With respect to file-sharing, the labels need to let go and focus on fostering good relationships with their artists and their customers, since they have done a fine job of estranging both at this point, and are obviously hurting because of it.-Andrew Joslyn
Tuesday, October 5, 2010
I recently was introduced to this interesting video about Copyright Law and how it applies to the Fashion Industry, or actually how it doesn't apply at all! (Thanks to Bruce Houghton of Hypebot (http://www.hypebot.com/) and Berklee Music for introducing this video of Johanna Blakeley to me.)
After working for three years in Intellectual Property Law, and how it applies to still photography, it is interesting to take a look at an industry like fashion, which operates and thrives on the absolute omission of any copyright protection. At first I was horrified at the presentation that Johanna Blakeley gave about her industry, but then was very piqued by the arguments that she was offering, ESPECIALLY in relation to music, and copyright law in regards to the music business.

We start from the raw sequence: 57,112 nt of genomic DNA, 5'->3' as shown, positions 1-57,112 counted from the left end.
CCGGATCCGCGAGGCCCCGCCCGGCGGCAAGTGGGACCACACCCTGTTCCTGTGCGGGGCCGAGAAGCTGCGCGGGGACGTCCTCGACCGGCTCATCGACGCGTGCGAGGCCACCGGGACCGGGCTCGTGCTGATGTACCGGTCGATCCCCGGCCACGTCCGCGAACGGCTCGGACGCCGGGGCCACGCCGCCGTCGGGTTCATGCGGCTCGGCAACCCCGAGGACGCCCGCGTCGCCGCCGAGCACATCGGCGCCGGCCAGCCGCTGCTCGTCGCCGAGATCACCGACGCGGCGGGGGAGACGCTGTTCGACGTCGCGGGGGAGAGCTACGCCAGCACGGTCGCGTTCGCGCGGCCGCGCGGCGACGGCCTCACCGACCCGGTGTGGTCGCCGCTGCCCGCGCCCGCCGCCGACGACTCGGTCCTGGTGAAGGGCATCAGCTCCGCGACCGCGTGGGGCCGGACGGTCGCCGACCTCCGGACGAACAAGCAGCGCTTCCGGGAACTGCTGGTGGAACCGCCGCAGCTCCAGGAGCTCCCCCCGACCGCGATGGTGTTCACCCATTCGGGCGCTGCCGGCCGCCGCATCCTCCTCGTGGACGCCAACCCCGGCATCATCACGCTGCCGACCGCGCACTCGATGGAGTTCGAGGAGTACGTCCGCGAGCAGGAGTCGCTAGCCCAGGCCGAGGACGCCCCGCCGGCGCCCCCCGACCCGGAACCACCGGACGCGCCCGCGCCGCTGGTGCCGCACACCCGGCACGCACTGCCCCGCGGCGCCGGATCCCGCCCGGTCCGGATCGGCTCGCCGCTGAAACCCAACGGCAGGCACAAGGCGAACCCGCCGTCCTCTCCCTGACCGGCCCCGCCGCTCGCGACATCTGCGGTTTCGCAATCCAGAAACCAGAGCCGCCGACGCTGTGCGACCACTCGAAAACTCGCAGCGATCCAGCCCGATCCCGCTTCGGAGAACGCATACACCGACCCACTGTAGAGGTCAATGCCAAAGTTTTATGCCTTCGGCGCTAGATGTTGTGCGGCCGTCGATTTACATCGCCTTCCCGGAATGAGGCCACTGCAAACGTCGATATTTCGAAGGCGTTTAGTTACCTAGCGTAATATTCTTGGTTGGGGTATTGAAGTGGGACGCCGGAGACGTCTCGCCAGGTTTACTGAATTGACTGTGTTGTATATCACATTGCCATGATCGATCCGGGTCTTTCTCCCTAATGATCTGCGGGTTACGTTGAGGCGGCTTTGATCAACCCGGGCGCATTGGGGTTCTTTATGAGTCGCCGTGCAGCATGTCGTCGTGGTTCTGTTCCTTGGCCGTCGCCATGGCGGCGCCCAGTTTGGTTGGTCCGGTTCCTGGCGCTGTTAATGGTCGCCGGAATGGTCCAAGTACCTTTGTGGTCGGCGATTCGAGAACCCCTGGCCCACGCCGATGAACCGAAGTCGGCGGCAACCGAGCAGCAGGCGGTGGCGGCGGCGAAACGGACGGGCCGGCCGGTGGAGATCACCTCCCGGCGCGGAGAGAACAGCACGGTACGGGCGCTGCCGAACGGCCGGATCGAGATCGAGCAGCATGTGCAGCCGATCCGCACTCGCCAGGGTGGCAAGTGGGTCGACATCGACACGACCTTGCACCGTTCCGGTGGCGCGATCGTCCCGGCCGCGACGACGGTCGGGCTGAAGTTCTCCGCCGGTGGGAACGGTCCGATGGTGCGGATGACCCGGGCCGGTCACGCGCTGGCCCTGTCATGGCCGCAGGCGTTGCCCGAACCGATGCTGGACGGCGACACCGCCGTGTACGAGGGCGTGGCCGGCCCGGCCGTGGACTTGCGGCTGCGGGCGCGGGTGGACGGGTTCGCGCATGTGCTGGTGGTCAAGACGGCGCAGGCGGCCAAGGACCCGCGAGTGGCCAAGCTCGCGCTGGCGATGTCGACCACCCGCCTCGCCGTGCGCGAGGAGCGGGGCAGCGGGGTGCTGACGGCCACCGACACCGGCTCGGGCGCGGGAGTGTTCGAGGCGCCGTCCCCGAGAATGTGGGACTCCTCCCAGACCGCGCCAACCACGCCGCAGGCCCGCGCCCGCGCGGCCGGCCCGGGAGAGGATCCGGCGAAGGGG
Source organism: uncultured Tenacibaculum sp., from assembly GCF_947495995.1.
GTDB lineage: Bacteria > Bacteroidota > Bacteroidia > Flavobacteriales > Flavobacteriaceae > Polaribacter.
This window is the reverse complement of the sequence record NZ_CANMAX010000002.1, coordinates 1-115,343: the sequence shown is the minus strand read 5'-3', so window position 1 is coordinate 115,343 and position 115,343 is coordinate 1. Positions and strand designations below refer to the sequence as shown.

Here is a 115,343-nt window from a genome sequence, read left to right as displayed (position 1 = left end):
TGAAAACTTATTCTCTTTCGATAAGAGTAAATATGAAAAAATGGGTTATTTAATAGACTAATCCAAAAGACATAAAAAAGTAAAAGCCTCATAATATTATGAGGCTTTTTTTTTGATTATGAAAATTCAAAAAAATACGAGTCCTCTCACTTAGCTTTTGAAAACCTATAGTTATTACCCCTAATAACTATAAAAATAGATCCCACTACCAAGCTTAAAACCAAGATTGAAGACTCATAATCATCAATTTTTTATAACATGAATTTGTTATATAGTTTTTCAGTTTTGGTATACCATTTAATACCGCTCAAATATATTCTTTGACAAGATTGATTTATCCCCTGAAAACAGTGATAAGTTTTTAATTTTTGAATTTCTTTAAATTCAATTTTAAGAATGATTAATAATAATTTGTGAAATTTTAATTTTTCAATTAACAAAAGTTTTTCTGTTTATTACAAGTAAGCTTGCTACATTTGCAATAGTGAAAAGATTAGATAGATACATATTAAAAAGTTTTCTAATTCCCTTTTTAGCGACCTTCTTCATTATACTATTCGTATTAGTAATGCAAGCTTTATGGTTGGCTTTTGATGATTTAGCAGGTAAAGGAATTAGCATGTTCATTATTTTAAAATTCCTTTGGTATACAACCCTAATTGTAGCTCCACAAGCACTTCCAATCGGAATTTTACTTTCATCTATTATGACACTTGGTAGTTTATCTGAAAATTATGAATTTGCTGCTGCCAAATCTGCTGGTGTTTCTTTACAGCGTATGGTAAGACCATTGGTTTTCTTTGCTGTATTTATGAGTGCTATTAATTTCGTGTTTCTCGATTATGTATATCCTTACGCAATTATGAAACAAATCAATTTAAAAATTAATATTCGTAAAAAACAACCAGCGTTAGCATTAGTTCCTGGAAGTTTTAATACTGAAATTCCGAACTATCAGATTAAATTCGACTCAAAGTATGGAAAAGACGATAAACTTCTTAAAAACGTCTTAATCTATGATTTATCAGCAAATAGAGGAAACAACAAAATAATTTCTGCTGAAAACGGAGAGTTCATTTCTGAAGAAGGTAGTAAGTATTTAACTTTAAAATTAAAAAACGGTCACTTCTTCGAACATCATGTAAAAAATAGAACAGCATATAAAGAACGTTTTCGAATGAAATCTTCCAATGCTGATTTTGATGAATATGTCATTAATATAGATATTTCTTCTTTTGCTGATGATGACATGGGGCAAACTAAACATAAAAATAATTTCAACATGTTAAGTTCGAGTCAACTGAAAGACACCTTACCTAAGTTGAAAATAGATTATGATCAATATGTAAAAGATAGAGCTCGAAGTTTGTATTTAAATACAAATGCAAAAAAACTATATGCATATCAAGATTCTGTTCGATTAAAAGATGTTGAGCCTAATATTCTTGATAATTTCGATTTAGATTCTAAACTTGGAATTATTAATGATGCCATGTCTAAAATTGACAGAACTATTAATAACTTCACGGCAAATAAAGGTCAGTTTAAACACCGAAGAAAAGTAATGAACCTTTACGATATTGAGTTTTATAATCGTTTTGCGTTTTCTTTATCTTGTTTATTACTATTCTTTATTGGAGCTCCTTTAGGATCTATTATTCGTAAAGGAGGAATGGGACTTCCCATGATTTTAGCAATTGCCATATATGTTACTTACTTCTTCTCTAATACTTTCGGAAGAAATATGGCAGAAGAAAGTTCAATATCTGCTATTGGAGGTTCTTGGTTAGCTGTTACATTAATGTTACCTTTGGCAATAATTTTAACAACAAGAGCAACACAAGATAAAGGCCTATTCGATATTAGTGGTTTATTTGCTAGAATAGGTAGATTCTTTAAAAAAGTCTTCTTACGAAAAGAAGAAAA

A quick overview -- in the past the courts decided that the fashion industry was too utilitarian to be subject to copyright protection. (ie no one should be able to copyright a cuff, or a collar, or a button, etc. etc.) For clothing to function, it needs all of the above, and the omission of any of them would be ludicrous.